10 Facts About the Economy of the Republic of Buryatia

  1. The Republic of Buryatia is seeing a gradual decline in absolute population numbers. A 2016 census recorded 983,209 people in the republic in 2017. This is down from a total population of 1.02 million in 1997. A shrinking population may lead to adverse consequences for the economy of the Republic of Buryatia.
  2. Both industrial and agrarian means of production are well represented in the economy of the Republic of Buryatia. Forestry, food production, fuel and power, construction, the paper industry and the processing of both metal and wood account for the vast majority of industrial production. Mining operations explore, develop and extract coal, gold and non-magnetic metals. Agricultural operations feed much of the Russian Far East by producing dairy, meat, flour, cereals and animal feed.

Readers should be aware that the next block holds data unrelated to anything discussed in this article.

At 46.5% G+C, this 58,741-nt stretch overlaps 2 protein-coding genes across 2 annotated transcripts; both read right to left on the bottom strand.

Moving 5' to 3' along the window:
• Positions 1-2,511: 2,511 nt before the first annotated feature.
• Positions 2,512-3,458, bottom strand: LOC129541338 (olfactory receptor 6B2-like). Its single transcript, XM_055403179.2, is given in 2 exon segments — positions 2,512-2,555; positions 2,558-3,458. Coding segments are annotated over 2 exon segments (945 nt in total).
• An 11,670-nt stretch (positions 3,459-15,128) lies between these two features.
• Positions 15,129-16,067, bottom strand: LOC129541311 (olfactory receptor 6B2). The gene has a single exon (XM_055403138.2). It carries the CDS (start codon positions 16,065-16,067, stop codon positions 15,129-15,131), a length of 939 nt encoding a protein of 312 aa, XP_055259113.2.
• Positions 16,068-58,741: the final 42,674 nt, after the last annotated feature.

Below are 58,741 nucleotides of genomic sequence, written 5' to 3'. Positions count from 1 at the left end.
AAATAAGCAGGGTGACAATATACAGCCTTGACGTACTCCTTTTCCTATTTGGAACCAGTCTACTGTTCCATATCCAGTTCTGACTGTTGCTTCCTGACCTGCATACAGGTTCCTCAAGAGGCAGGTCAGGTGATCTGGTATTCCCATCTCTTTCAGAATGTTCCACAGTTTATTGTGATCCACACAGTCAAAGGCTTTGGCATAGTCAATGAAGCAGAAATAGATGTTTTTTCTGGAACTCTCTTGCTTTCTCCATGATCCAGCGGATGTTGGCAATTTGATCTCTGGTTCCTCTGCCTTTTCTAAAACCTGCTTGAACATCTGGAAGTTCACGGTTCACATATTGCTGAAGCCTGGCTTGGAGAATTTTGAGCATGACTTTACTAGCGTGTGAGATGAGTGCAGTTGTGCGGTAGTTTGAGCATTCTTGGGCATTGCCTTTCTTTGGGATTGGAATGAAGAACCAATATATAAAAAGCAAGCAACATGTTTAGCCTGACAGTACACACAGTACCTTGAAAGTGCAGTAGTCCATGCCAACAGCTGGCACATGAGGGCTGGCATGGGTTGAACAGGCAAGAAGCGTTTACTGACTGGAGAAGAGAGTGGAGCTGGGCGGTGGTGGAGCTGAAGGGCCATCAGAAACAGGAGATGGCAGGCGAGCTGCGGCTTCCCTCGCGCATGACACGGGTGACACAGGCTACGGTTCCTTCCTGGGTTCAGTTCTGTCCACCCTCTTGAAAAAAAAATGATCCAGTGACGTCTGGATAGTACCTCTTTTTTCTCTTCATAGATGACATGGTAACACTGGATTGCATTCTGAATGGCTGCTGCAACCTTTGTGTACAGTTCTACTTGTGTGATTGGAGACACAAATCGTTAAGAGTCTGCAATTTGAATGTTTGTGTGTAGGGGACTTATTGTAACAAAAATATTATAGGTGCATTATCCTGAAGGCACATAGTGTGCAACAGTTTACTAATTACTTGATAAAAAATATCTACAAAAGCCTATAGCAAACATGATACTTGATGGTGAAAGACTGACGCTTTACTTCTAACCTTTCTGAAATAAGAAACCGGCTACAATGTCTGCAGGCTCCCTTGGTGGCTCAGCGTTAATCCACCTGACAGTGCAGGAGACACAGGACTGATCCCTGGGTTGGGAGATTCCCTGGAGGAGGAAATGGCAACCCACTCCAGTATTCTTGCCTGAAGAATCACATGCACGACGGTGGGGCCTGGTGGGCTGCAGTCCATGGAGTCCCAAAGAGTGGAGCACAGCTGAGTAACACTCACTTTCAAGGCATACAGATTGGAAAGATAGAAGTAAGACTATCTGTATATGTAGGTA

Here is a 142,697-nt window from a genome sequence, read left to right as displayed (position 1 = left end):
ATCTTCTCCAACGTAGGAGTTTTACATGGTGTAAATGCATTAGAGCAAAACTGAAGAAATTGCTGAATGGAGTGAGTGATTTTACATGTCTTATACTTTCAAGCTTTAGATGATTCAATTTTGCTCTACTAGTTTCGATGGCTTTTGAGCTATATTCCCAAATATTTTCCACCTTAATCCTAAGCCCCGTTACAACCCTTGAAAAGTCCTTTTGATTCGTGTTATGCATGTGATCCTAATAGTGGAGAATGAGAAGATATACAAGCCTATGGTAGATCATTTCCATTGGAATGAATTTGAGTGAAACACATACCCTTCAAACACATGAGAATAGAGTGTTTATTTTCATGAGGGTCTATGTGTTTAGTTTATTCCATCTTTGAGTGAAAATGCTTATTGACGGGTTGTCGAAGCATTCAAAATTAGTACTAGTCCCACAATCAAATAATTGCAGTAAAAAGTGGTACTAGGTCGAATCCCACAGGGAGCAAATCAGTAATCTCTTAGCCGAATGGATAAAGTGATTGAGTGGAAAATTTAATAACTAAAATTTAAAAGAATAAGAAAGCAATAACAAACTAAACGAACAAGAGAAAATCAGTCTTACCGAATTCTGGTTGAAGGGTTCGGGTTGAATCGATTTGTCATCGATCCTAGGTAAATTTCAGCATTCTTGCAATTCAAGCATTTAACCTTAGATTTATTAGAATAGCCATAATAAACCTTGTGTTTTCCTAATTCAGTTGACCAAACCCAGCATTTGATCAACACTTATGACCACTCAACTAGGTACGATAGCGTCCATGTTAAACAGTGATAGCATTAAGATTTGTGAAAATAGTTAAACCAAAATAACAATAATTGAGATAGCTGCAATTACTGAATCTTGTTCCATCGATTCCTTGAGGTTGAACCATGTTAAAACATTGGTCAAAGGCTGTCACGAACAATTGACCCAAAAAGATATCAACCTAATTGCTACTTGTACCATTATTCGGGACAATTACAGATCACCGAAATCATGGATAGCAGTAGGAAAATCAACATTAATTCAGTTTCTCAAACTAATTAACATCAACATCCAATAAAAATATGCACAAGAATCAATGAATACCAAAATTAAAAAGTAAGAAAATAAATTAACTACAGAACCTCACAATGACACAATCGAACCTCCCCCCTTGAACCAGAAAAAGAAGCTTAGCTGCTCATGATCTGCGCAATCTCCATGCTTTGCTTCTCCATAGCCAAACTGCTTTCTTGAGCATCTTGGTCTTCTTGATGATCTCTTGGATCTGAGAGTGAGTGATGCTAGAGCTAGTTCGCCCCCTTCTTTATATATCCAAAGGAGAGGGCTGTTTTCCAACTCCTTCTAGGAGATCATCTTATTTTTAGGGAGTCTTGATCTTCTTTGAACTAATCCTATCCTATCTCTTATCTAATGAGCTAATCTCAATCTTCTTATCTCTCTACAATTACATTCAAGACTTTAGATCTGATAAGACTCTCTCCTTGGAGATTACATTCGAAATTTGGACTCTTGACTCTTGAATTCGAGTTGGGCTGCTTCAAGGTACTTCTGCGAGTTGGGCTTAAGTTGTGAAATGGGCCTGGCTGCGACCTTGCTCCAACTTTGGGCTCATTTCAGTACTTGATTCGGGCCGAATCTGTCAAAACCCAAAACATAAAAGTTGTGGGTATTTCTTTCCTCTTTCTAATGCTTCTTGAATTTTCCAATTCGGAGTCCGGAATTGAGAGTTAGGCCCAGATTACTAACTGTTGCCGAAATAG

3. The cumulative value of exports from the Republic of Buryatia for the second quarter of 2017 measured approximately $374 million. A persistent decline in revenues from total exports began in 2012 though it has been subject to significant oscillations. In contrast, the republic imports $28 million worth of goods. The value of imports year to year exhibits some instability but still indicates a general decline over five successive years.
  4. The energy sector of the Republic of Buryatia relies greatly upon the region’s abundant coal reserves. Balance reserves totaling approximately 2.6 billion tons alongside deposit reserves of more than 1.1 billion tons may adequately supply the regional economy for another half-century. The government’s asset records attest to 13 brown and hard coal deposits subject to processing with another six undergoing development.